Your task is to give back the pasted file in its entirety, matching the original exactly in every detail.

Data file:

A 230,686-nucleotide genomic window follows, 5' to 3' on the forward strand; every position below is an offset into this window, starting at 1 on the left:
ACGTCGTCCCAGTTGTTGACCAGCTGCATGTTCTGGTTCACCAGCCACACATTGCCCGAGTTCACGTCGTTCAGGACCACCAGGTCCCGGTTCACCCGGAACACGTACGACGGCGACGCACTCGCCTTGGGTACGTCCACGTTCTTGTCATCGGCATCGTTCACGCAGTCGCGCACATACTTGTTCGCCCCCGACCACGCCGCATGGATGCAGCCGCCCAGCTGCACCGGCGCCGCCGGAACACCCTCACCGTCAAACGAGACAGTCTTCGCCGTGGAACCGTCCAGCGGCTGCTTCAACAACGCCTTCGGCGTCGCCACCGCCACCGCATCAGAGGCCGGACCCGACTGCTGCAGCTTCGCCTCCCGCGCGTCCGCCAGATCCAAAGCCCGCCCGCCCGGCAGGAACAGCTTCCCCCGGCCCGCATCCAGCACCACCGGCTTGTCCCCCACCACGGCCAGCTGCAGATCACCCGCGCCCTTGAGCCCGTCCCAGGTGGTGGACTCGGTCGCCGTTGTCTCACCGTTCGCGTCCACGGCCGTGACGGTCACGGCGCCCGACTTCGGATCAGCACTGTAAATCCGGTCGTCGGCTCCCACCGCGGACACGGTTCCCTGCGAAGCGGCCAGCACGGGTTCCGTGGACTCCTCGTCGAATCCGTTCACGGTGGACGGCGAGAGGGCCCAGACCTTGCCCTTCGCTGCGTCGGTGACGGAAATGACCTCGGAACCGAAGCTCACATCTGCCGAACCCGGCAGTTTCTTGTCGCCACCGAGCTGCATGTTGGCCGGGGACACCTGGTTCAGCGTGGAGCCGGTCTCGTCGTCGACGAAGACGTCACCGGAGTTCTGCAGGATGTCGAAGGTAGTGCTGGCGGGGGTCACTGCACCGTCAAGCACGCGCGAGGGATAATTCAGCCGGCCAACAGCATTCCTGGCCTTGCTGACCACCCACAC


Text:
A 230,686-nucleotide genomic window follows, 5' to 3' on the forward strand; every position below is an offset into this window, starting at 1 on the left:
ACGTCGTCCCAGTTGTTGACCAGCTGCATGTTCTGGTTCACCAGCCACACATTGCCCGAGTTCACGTCGTTCAGGACCACCAGGTCCCGGTTCACCCGGAACACGTACGACGGCGACGCACTCGCCTTGGGTACGTCCACGTTCTTGTCATCGGCATCGTTCACGCAGTCGCGCACATACTTGTTCGCCCCCGACCACGCCGCATGGATGCAGCCGCCCAGCTGCACCGGCGCCGCCGGAACACCCTCACCGTCAAACGAGACAGTCTTCGCCGTGGAACCGTCCAGCGGCTGCTTCAACAACGCCTTCGGCGTCGCCACCGCCACCGCATCAGAGGCCGGACCCGACTGCTGCAGCTTCGCCTCCCGCGCGTCCGCCAGATCCAAAGCCCGCCCGCCCGGCAGGAACAGCTTCCCCCGGCCCGCATCCAGCACCACCGGCTTGTCCCCCACCACGGCCAGCTGCAGATCACCCGCGCCCTTGAGCCCGTCCCAGGTGGTGGACTCGGTCGCCGTTGTCTCACCGTTCGCGTCCACGGCCGTGACGGTCACGGCGCCCGACTTCGGATCAGCACTGTAAATCCGGTCGTCGGCTCCCACCGCGGACACGGTTCCCTGCGAAGCGGCCAGCACGGGTTCCGTGGACTCCTCGTCGAATCCGTTCACGGTGGACGGCGAGAGGGCCCAGACCTTGCCCTTCGCTGCGTCGGTGACGGAAATGACCTCGGAACCGAAGCTCACATCTGCCGAACCCGGCAGTTTCTTGTCGCCACCGAGCTGCATGTTGGCCGGGGACACCTGGTTCAGCGTGGAGCCGGTCTCGTCGTCGACGAAGACGTCACCGGAGTTCTGCAGGATGTCGAAGGTAGTGCTGGCGGGGGTCACTGCACCGTCAAGCACGCGCGAGGGATAATTCAGCCGGCCAACAGCATTCCTGGCCTTGCTGACCACCCACAC